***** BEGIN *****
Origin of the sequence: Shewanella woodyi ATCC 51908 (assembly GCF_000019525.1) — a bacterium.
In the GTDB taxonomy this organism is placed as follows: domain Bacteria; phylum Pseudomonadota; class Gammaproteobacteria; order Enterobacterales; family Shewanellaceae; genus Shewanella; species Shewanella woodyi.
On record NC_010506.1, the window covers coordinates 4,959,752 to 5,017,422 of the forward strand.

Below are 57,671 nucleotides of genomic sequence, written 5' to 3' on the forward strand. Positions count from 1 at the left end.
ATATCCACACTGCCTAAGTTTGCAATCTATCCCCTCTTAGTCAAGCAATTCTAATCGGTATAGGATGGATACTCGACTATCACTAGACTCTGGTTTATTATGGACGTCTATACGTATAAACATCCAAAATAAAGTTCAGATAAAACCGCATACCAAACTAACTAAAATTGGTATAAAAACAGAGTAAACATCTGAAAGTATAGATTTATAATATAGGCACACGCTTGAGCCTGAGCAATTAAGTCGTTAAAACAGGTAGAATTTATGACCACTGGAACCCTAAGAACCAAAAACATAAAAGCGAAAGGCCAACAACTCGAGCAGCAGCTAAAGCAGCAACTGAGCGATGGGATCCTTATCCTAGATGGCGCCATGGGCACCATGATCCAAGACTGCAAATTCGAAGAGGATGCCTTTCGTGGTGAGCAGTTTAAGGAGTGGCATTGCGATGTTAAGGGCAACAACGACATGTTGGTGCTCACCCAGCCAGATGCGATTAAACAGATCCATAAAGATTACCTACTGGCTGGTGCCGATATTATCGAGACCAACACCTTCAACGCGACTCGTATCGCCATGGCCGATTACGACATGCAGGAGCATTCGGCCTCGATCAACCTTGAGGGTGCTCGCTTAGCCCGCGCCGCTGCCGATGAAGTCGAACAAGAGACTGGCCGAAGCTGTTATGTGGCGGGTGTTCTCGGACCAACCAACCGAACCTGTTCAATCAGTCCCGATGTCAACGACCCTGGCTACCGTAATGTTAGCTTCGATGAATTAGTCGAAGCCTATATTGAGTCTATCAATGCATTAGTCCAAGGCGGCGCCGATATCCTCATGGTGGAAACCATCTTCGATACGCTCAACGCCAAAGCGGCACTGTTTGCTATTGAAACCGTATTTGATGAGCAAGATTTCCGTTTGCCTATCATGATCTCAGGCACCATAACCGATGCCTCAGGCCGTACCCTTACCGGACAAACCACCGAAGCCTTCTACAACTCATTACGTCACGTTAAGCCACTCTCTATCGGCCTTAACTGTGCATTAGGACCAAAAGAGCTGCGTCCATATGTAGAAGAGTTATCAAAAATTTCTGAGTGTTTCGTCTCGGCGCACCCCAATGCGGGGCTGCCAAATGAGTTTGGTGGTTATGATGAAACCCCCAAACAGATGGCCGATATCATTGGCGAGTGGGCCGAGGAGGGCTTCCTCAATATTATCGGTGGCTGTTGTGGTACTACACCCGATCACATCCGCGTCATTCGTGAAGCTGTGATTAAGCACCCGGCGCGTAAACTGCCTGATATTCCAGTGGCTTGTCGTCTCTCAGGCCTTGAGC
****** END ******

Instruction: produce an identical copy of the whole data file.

Origin of the sequence: Shewanella woodyi ATCC 51908 (assembly GCF_000019525.1) — a bacterium.
In the GTDB taxonomy this organism is placed as follows: domain Bacteria; phylum Pseudomonadota; class Gammaproteobacteria; order Enterobacterales; family Shewanellaceae; genus Shewanella; species Shewanella woodyi.
On record NC_010506.1, the window covers coordinates 4,959,752 to 5,017,422 of the forward strand.

Below are 57,671 nucleotides of genomic sequence, written 5' to 3' on the forward strand. Positions count from 1 at the left end.
ATATCCACACTGCCTAAGTTTGCAATCTATCCCCTCTTAGTCAAGCAATTCTAATCGGTATAGGATGGATACTCGACTATCACTAGACTCTGGTTTATTATGGACGTCTATACGTATAAACATCCAAAATAAAGTTCAGATAAAACCGCATACCAAACTAACTAAAATTGGTATAAAAACAGAGTAAACATCTGAAAGTATAGATTTATAATATAGGCACACGCTTGAGCCTGAGCAATTAAGTCGTTAAAACAGGTAGAATTTATGACCACTGGAACCCTAAGAACCAAAAACATAAAAGCGAAAGGCCAACAACTCGAGCAGCAGCTAAAGCAGCAACTGAGCGATGGGATCCTTATCCTAGATGGCGCCATGGGCACCATGATCCAAGACTGCAAATTCGAAGAGGATGCCTTTCGTGGTGAGCAGTTTAAGGAGTGGCATTGCGATGTTAAGGGCAACAACGACATGTTGGTGCTCACCCAGCCAGATGCGATTAAACAGATCCATAAAGATTACCTACTGGCTGGTGCCGATATTATCGAGACCAACACCTTCAACGCGACTCGTATCGCCATGGCCGATTACGACATGCAGGAGCATTCGGCCTCGATCAACCTTGAGGGTGCTCGCTTAGCCCGCGCCGCTGCCGATGAAGTCGAACAAGAGACTGGCCGAAGCTGTTATGTGGCGGGTGTTCTCGGACCAACCAACCGAACCTGTTCAATCAGTCCCGATGTCAACGACCCTGGCTACCGTAATGTTAGCTTCGATGAATTAGTCGAAGCCTATATTGAGTCTATCAATGCATTAGTCCAAGGCGGCGCCGATATCCTCATGGTGGAAACCATCTTCGATACGCTCAACGCCAAAGCGGCACTGTTTGCTATTGAAACCGTATTTGATGAGCAAGATTTCCGTTTGCCTATCATGATCTCAGGCACCATAACCGATGCCTCAGGCCGTACCCTTACCGGACAAACCACCGAAGCCTTCTACAACTCATTACGTCACGTTAAGCCACTCTCTATCGGCCTTAACTGTGCATTAGGACCAAAAGAGCTGCGTCCATATGTAGAAGAGTTATCAAAAATTTCTGAGTGTTTCGTCTCGGCGCACCCCAATGCGGGGCTGCCAAATGAGTTTGGTGGTTATGATGAAACCCCCAAACAGATGGCCGATATCATTGGCGAGTGGGCCGAGGAGGGCTTCCTCAATATTATCGGTGGCTGTTGTGGTACTACACCCGATCACATCCGCGTCATTCGTGAAGCTGTGATTAAGCACCCGGCGCGTAAACTGCCTGATATTCCAGTGGCTTGTCGTCTCTCAGGCCTTGAGC